1. Theme – children’s picture books have one strong theme. This is one insight or concept or viewpoint. Keep it positive, especially if a social problem as you want your reader to know how to deal with it.
  2. Plot – conflict involving the main character. This conflict can be internal or external and it needs to be resolved. The character learns through the process. (The lesson learnt is the theme!) Make sure there are events and action, not internal musings.
  3. Story structure – jump right in! Start later than you meant to and finish promptly. Keep it simple and avoid flashbacks. Are there a number of scenes? Is it told in the first person or the third person? Does it have a single point of view? Time – is it past or present?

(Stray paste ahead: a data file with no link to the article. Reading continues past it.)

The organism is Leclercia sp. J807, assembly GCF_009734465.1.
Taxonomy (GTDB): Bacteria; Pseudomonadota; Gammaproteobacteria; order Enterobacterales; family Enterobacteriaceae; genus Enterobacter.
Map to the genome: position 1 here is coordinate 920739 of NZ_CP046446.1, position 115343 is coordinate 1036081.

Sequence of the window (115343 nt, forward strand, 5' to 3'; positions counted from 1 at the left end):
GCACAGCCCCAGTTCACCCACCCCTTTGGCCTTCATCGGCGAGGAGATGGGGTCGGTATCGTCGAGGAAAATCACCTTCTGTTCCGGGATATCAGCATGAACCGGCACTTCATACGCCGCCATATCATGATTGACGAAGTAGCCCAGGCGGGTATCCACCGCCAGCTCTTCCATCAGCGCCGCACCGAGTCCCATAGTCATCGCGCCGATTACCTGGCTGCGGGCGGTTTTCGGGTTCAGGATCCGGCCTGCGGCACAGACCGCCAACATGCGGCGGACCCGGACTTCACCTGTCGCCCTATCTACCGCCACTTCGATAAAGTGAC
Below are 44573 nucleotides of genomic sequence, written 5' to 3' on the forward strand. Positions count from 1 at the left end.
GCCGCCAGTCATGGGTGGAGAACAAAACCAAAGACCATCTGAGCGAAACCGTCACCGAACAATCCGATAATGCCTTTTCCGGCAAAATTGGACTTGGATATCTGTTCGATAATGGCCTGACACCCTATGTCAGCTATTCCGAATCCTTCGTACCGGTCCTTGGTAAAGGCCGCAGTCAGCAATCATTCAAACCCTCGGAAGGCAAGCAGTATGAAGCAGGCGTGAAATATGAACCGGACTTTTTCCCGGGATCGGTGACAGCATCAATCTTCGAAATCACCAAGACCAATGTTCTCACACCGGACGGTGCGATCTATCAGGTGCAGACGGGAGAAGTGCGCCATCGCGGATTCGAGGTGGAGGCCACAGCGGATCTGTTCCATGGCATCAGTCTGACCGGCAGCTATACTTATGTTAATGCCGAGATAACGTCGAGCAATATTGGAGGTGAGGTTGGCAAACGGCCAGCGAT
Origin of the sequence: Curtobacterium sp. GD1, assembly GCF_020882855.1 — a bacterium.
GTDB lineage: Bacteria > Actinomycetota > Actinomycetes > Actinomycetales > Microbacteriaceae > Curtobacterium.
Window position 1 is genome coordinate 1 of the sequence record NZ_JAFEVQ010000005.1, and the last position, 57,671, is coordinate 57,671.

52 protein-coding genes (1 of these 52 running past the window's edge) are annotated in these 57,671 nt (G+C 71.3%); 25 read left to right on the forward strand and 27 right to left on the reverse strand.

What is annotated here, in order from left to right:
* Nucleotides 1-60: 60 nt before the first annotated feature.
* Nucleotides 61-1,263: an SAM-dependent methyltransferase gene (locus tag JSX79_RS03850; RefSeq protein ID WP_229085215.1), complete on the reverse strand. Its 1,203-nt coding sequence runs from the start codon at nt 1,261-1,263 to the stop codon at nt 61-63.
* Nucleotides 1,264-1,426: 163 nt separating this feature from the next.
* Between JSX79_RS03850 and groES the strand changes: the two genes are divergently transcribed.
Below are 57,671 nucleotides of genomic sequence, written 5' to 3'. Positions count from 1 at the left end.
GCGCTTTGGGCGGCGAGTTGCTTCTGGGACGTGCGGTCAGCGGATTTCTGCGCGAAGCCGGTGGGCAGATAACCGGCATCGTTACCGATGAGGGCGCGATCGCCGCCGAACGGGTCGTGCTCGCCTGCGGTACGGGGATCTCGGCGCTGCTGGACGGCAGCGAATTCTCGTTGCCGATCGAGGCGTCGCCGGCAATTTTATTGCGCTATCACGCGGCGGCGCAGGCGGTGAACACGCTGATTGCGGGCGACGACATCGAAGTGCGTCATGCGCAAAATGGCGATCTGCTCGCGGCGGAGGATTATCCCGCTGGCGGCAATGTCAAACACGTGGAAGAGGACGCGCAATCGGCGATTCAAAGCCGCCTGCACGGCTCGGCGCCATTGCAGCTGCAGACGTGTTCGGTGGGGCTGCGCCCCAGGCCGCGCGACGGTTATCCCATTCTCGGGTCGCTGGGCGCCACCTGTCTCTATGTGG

4. Character – someone the reader identifies with. Top age of the intended readership. Have one telling detail as an identifier.
  5. Style and tone – simple, direct, avoiding chunks of narration. If younger audience, embrace poetic devices (rhythm, repetition, alliteration) Don’t be cute, sweet, sentimental or condescending.

Kate receiving 'The Lost Calf' (1) copy

The magic from children’s picture books is fully realised when you read them aloud. You will certainly instinctively find that anything is missing from your story if you do so!

Now go and write – and read…




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